About Mike Nolan

Mike Nolan quite likes coffee.

Puly Caff

Puly CaffThe Stellar Cafetiere we’ve had in the office is now seven years old and the filter has been clogged with coffee oils and the like for quite a while. Before buying a replacement filter from Stellar I thought I’d look into cleaning products and came across Puly Caff which gets pretty good reviews. Watch the video to see it in action:

So how did it cope on our tough stains? Here’s the filter before cleaning. Note the concentric rings of grime – these line up with the holes on the plunger and so prevent it working efficiently.

Cafetiere filter before Puly Caff

Before cleaning

The first cleaning cycle turned the bowl of water a horrible colour:

It even turns the milk chocolaty!

It even turns the milk chocolaty!

Everything came out sparkling but the filter was still somewhat clogged so I put it through a second clean cycle, this time cleaning the inside of the cafetiere too. Some improvement but still not perfect – it may need soaking for longer than the 15 minutes suggested on the pack:

Filter after two cleaning cycles

Filter after two cleaning cycles

Puly Caffe Cleaning Powder (900g) – I paid £7.99 which compared to the price of a new cafetiere is a bargain and should last for ages.

Update 26 September 2014: Leaving the filter to soak overnight has cleaned off almost all of the remaining coffee gunk. Plunging is now smooth and easy once again!

Swissgold One Cup

Sometimes you don’t need twelve cups of coffee. Sometimes one is enough and that’s where the Swissgold One Cup KF 300 comes in.

I’ve had one of these gadgets for a few years and while at first glance it looks like an overpriced bit of plastic, it’s actually a fantastic bit of kit.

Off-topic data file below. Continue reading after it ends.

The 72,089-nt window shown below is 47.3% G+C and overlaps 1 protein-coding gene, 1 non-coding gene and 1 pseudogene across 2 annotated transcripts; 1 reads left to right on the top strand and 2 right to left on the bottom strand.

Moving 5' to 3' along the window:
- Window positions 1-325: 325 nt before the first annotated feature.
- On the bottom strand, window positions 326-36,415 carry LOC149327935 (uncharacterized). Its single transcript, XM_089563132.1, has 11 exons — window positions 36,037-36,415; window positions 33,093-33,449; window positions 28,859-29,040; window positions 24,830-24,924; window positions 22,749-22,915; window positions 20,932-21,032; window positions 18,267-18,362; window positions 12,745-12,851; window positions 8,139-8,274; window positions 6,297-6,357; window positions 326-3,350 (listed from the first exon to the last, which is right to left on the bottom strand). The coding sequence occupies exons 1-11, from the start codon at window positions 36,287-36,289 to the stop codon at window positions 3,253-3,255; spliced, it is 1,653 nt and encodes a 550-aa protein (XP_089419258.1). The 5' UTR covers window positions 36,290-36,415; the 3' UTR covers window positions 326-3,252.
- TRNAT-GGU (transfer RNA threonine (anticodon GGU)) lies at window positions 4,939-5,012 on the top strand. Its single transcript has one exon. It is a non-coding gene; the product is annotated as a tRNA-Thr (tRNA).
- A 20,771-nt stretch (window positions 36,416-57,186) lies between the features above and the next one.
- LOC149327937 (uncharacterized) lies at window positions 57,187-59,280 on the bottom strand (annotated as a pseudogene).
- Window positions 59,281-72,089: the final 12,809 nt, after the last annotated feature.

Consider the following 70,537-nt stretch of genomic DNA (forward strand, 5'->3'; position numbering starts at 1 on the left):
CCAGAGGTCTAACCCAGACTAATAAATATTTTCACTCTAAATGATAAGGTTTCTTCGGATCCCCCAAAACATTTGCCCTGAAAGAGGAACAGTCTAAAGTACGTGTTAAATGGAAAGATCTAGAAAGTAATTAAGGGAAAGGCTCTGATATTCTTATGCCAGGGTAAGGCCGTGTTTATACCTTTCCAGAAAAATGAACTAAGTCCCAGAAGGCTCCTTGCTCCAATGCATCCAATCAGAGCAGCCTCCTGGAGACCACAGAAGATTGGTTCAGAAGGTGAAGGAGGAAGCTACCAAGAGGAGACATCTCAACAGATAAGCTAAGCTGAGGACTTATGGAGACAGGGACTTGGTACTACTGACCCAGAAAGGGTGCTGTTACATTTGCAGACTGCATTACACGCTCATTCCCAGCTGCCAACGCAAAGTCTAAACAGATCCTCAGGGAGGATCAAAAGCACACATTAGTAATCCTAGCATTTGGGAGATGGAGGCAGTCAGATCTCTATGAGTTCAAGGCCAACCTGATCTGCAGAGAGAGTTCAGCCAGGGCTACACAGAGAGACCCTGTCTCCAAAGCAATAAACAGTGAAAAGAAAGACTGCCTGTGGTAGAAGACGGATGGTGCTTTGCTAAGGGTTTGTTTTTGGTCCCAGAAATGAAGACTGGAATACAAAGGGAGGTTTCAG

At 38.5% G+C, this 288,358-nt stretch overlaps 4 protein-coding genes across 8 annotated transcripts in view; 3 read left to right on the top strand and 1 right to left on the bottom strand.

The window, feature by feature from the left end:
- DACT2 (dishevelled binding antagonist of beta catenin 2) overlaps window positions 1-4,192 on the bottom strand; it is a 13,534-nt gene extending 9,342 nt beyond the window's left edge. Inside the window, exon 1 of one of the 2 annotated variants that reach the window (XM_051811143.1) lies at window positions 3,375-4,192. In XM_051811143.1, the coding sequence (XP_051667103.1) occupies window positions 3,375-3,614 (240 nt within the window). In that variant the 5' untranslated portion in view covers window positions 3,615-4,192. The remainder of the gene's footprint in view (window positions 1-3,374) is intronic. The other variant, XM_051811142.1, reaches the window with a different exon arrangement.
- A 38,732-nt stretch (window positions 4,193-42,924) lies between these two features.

It works using a gold plated precision machined filter that avoids problems of losing or tainting the flavour of the coffee which can be a problem with paper or nylon filters. If you think this is over the top then you’re probably right, but it still looks damn cool!

Making a brew is dead easy – a desert spoon full of coffee in the lower filter section, shake it around to ensure the filter is covered then place on the insert.  Fill to the brim with boiling water – there’s no need to wait as by the time it gets to the coffee it will have cooled a few degrees – then sit and wait.

Occasionally if there’s too much coffee in the filter the water doesn’t seep through in which case give it a quick twist and if there isn’t enough or the coffee is ground too coarse it can be a little weak but practice helps avoid these problems. Certainly I’ve not experienced the volume of issues that reviewers on Amazon seem to have faced, but then again I’m not trying to brew 32 fl oz of coffee in one go!

Cleaning the filter is easy too – just dispose of the used coffee grinds and rinse both parts under a running tap.

There’s not many UK suppliers of the Swissgold One Cup – I got mine from Another Coffee for £9.95 plus delivery but since then the price has increased to £13.50. Londinium Espresso sell it for £12.77 plus VAT and have produced this nice little demo video: